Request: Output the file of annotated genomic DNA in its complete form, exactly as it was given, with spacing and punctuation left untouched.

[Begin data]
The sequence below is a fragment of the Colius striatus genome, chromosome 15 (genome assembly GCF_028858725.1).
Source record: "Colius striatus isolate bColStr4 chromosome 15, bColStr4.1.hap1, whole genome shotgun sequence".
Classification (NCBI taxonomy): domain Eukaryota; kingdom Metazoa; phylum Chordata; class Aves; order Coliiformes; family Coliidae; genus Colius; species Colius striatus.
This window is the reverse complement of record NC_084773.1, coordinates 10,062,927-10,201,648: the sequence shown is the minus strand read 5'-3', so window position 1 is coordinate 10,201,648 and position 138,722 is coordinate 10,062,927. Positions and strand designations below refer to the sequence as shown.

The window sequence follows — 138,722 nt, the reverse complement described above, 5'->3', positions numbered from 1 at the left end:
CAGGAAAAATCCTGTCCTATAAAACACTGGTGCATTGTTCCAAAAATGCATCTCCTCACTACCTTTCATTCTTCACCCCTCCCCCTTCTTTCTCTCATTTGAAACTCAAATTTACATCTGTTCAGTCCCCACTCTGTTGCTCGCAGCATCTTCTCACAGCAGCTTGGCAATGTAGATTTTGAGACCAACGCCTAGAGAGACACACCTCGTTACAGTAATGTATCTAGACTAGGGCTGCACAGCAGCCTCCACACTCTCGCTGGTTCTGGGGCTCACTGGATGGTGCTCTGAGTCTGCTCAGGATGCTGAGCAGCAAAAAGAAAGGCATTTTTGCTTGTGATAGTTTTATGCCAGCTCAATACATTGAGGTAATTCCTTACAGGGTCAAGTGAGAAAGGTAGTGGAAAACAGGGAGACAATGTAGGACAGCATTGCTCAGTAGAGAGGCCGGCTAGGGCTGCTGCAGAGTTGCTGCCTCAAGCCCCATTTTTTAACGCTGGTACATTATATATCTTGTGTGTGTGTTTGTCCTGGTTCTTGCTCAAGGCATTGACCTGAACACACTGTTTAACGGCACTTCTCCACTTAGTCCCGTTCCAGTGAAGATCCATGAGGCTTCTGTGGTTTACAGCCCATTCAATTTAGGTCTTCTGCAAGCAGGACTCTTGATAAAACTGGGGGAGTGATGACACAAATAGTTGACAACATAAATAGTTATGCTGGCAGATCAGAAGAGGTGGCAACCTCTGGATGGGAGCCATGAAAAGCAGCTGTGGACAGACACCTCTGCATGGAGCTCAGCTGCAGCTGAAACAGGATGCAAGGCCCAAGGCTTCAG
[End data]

The sequence below is a fragment of the Colius striatus genome, chromosome 15 (genome assembly GCF_028858725.1).
Source record: "Colius striatus isolate bColStr4 chromosome 15, bColStr4.1.hap1, whole genome shotgun sequence".
Classification (NCBI taxonomy): domain Eukaryota; kingdom Metazoa; phylum Chordata; class Aves; order Coliiformes; family Coliidae; genus Colius; species Colius striatus.
This window is the reverse complement of record NC_084773.1, coordinates 10,062,927-10,201,648: the sequence shown is the minus strand read 5'-3', so window position 1 is coordinate 10,201,648 and position 138,722 is coordinate 10,062,927. Positions and strand designations below refer to the sequence as shown.

The window sequence follows — 138,722 nt, the reverse complement described above, 5'->3', positions numbered from 1 at the left end:
CAGGAAAAATCCTGTCCTATAAAACACTGGTGCATTGTTCCAAAAATGCATCTCCTCACTACCTTTCATTCTTCACCCCTCCCCCTTCTTTCTCTCATTTGAAACTCAAATTTACATCTGTTCAGTCCCCACTCTGTTGCTCGCAGCATCTTCTCACAGCAGCTTGGCAATGTAGATTTTGAGACCAACGCCTAGAGAGACACACCTCGTTACAGTAATGTATCTAGACTAGGGCTGCACAGCAGCCTCCACACTCTCGCTGGTTCTGGGGCTCACTGGATGGTGCTCTGAGTCTGCTCAGGATGCTGAGCAGCAAAAAGAAAGGCATTTTTGCTTGTGATAGTTTTATGCCAGCTCAATACATTGAGGTAATTCCTTACAGGGTCAAGTGAGAAAGGTAGTGGAAAACAGGGAGACAATGTAGGACAGCATTGCTCAGTAGAGAGGCCGGCTAGGGCTGCTGCAGAGTTGCTGCCTCAAGCCCCATTTTTTAACGCTGGTACATTATATATCTTGTGTGTGTGTTTGTCCTGGTTCTTGCTCAAGGCATTGACCTGAACACACTGTTTAACGGCACTTCTCCACTTAGTCCCGTTCCAGTGAAGATCCATGAGGCTTCTGTGGTTTACAGCCCATTCAATTTAGGTCTTCTGCAAGCAGGACTCTTGATAAAACTGGGGGAGTGATGACACAAATAGTTGACAACATAAATAGTTATGCTGGCAGATCAGAAGAGGTGGCAACCTCTGGATGGGAGCCATGAAAAGCAGCTGTGGACAGACACCTCTGCATGGAGCTCAGCTGCAGCTGAAACAGGATGCAAGGCCCAAGGCTTCAG